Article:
Developer Stoic continues their tale of Varl and humans struggling for survival against the dredge and the Darkness in The Banner Saga 2, the second game in a proposed trilogy. Picking up from where the first game left off, after the Battle of Boersgard, you once again need to lead your people to safety across a land fraught with danger. Once again, your choices have a profound impact on the story. Balancing keeping morale up and taking chances that could possibly benefit you big time keeps you on your toes, always worrying that once you’ve made your choice that you’ve chosen wrong. Of course, this is a tale of woe, and rarely do choices have happy consequences. You can only do what you can to survive and try to get as many of your people to the capital of Aberrang in the hopes of finding safety with the king.
Along the way, you forge what you hope are good alliances that will aid you in escaping the dredge, the enemy that has spread across the land. You need to consider who you can trust. Do you heed the advice of your Varl companions? Go along with a shady governor? Do you aid a mysterious Valka and her brother in their quest, knowing their magical powers could prove useful? A new race is also introduced in The Banner Saga 2, that of the Horseborn, a race of centaurs. The story of the Horseborn is interesting, and the tension between them and the humans adds a layer of suspense to the proceedings as you need to do your best to win them over. The Horseborn aren’t the only ones who shed light on the long was between the races and the dredge. We also find out some interesting things about the enemy, and what you’ll find out can make those choices a bit less unsure. Things as far as the dredge are concerned go from black and white to a bit more gray. The revelations just add to the game’s strength, that of its well crafted story. It’s a tale that while mainly depressing is strong enough to pull you through the game.
Visually, the game looks great, with the occasional fully animated cut scenes standing out. Voice acting, what there is, is very well done. Austin Wintory’s (Journey, Abzu) score once again provides a perfect backdrop to the proceedings, with its haunting melodies and choral arrangements complimenting the grim tale. As before, the game is very text heavy, so prepare to do a lot of reading. The game runs smoothly on the PS4 (it’s also available on the Xbox One and the PC, but for the purposes of this review I played the PS4 version), without any drop in frame rate or technical issues.
Combat is still a grid based affair, as it was in the first game, but here’s where The Banner Saga 2 falters a little bit. Special abilities seem harder to use this time around, and often wouldn’t trigger for me, even when enemies were in range. The camera angle seemed to need to be fiddled with more so than I had to in the first game, as enemy stats would get obscured by pieces of scenery. It’s not game breaking, but it seemed to remove options for me in battle, as far as using the more powerful attacks. Leveling up remains the same, as does equipping pieces of equipment that improve your stats. The Horseborn added a new wrinkle in combat as you need to get used to what range they can attack from. Also, some characters get an extra move after attacking, which adds to your strategy of setting things up for your next turn. Mistakes can still result in death, but for the most part if you did well in combat in the first game you should do well here. As in the first game, there are a couple of difficulty spikes later on in the game, especially when confronted by a new type of dredge. This new enemy can become invisible and inhabit the corpses on the battlefield, turning what was once a friend into a foe. These battles are suspenseful, but can also become a little tedious as you strive to make the actual foe appear instead of fighting its proxy. You’ll do several battles with this foe in The Banner Saga 2, and those battles made things a little less fun this time around. It’s not enough to ruin the experience, but it’s not at the same level it was in the first game.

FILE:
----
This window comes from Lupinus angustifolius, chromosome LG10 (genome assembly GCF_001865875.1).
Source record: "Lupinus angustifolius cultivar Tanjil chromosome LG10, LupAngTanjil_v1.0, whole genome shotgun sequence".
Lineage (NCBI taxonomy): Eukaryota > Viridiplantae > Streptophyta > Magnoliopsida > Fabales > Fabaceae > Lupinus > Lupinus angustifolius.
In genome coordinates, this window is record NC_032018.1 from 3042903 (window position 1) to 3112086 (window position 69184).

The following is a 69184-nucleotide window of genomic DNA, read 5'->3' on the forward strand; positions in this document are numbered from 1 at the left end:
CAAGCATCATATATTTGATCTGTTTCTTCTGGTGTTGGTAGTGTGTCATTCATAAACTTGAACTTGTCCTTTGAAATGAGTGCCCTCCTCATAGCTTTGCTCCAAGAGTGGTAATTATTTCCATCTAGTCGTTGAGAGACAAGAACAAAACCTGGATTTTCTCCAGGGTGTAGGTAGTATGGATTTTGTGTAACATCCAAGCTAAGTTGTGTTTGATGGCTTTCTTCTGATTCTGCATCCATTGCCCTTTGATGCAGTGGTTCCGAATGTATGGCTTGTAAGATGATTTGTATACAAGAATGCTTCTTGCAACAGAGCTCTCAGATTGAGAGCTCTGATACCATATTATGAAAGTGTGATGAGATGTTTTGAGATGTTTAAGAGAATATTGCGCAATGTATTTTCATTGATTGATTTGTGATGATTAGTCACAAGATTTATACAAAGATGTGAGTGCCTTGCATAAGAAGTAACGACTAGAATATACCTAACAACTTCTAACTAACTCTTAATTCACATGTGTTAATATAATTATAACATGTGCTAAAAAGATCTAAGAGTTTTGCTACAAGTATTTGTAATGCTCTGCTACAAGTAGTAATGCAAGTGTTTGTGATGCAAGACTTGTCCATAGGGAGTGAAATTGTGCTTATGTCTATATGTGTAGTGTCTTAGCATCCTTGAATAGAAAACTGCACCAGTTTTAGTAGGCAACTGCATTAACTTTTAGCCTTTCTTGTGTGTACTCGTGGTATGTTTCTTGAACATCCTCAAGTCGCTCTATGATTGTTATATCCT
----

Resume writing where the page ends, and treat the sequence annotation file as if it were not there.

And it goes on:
All in all, The Banner Saga 2 is a worthy continuation of Stoic’s tale begun in the first game. A cliffhanger ending has me eagerly awaiting the conclusion of the story in the third outing. Again
the game is filled with great characters, meaningful choices, terrific visuals, and an excellent musical score. Strong voice acting also draws you into a compelling but somber tale. Only combat, which is still nicely done but seems a little less fun this time around, holds the sequel back from being as good as its predecessor. If you loved the first game the second is a must buy. If the first game didn’t win you over, it’s unlikely this sequel will win you over. For those who were won over, Stoic has again done a fine job on continuing their Nordic tale of woe, and we can only hope those who survive will be granted a happy ending. The third installment can’t get here fast enough.
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